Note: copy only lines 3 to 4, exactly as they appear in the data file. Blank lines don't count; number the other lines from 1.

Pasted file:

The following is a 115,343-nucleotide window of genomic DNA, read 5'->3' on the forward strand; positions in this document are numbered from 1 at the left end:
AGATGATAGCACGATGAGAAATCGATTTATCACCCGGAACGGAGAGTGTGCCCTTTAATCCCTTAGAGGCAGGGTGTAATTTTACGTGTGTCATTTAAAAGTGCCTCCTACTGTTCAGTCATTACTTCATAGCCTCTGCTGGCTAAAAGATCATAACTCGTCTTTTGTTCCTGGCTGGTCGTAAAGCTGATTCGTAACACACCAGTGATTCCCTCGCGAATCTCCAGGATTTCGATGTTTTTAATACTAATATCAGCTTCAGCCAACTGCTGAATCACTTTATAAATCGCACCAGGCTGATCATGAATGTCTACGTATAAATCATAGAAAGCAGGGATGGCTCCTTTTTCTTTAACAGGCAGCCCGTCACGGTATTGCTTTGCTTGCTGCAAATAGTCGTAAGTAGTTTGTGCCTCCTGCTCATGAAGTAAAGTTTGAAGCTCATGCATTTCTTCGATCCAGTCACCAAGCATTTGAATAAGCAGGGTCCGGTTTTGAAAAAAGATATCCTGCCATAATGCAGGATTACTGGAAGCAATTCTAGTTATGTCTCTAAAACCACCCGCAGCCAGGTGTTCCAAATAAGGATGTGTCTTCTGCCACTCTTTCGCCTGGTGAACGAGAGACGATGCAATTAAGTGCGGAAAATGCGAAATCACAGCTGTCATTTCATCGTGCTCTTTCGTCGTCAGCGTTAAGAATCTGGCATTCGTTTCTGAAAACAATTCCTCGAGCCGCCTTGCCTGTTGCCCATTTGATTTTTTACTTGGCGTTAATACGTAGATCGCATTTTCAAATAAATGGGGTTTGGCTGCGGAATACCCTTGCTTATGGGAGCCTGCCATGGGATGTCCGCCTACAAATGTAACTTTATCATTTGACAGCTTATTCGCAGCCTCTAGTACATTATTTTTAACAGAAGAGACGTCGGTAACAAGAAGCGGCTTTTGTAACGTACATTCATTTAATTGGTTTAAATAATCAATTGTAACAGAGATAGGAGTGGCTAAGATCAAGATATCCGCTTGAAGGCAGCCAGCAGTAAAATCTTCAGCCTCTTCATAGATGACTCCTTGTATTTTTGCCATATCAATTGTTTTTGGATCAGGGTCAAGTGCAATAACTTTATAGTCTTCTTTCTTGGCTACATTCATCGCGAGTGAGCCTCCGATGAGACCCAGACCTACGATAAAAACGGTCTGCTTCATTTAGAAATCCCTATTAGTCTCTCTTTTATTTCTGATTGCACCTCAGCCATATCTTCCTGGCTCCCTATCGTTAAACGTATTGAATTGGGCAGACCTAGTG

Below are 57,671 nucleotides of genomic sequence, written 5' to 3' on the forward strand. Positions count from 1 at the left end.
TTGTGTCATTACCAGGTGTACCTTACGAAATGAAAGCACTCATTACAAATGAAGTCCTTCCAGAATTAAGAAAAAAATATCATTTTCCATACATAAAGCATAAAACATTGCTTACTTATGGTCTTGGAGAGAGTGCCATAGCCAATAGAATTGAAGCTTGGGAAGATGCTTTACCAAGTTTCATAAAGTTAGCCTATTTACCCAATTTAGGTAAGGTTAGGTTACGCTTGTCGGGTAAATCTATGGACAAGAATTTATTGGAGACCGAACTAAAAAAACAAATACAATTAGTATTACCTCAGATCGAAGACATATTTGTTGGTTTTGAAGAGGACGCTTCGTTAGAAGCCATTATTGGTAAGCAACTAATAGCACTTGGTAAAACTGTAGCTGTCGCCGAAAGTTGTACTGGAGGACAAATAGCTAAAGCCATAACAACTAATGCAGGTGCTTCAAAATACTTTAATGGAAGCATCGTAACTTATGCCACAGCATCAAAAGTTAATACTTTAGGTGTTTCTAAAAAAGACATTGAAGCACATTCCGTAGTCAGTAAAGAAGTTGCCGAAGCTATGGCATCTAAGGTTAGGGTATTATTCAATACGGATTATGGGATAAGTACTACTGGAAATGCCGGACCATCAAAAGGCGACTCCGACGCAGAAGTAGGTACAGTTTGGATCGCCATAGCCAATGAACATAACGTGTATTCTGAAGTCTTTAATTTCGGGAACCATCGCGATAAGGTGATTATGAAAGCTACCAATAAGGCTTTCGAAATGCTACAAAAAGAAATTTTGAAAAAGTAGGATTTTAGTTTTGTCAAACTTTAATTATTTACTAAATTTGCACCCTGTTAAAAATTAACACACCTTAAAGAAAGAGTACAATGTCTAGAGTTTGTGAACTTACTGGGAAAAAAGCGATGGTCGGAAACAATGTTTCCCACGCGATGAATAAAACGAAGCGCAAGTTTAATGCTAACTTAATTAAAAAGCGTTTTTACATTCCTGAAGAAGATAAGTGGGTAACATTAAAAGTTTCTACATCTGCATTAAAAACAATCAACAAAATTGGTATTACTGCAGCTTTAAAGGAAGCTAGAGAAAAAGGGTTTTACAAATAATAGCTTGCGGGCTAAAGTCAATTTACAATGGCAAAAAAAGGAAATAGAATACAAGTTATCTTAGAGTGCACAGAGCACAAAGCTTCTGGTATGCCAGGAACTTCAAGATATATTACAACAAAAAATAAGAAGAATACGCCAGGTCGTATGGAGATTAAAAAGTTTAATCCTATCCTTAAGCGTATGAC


Below are 57,671 nucleotides of genomic sequence, written 5' to 3' on the forward strand. Positions count from 1 at the left end.
TTGTGTCATTACCAGGTGTACCTTACGAAATGAAAGCACTCATTACAAATGAAGTCCTTCCAGAATTAAGAAAAAAATATCATTTTCCATACATAAAGCATAAAACATTGCTTACTTATGGTCTTGGAGAGAGTGCCATAGCCAATAGAATTGAAGCTTGGGAAGATGCTTTACCAAGTTTCATAAAGTTAGCCTATTTACCCAATTTAGGTAAGGTTAGGTTACGCTTGTCGGGTAAATCTATGGACAAGAATTTATTGGAGACCGAACTAAAAAAACAAATACAATTAGTATTACCTCAGATCGAAGACATATTTGTTGGTTTTGAAGAGGACGCTTCGTTAGAAGCCATTATTGGTAAGCAACTAATAGCACTTGGTAAAACTGTAGCTGTCGCCGAAAGTTGTACTGGAGGACAAATAGCTAAAGCCATAACAACTAATGCAGGTGCTTCAAAATACTTTAATGGAAGCATCGTAACTTATGCCACAGCATCAAAAGTTAATACTTTAGGTGTTTCTAAAAAAGACATTGAAGCACATTCCGTAGTCAGTAAAGAAGTTGCCGAAGCTATGGCATCTAAGGTTAGGGTATTATTCAATACGGATTATGGGATAAGTACTACTGGAAATGCCGGACCATCAAAAGGCGACTCCGACGCAGAAGTAGGTACAGTTTGGATCGCCATAGCCAATGAACATAACGTGTATTCTGAAGTCTTTAATTTCGGGAACCATCGCGATAAGGTGATTATGAAAGCTACCAATAAGGCTTTCGAAATGCTACAAAAAGAAATTTTGAAAAAGTAGGATTTTAGTTTTGTCAAACTTTAATTATTTACTAAATTTGCACCCTGTTAAAAATTAACACACCTTAAAGAAAGAGTACAATGTCTAGAGTTTGTGAACTTACTGGGAAAAAAGCGATGGTCGGAAACAATGTTTCCCACGCGATGAATAAAACGAAGCGCAAGTTTAATGCTAACTTAATTAAAAAGCGTTTTTACATTCCTGAAGAAGATAAGTGGGTAACATTAAAAGTTTCTACATCTGCATTAAAAACAATCAACAAAATTGGTATTACTGCAGCTTTAAAGGAAGCTAGAGAAAAAGGGTTTTACAAATAATAGCTTGCGGGCTAAAGTCAATTTACAATGGCAAAAAAAGGAAATAGAATACAAGTTATCTTAGAGTGCACAGAGCACAAAGCTTCTGGTATGCCAGGAACTTCAAGATATATTACAACAAAAAATAAGAAGAATACGCCAGGTCGTATGGAGATTAAAAAGTTTAATCCTATCCTTAAGCGTATGAC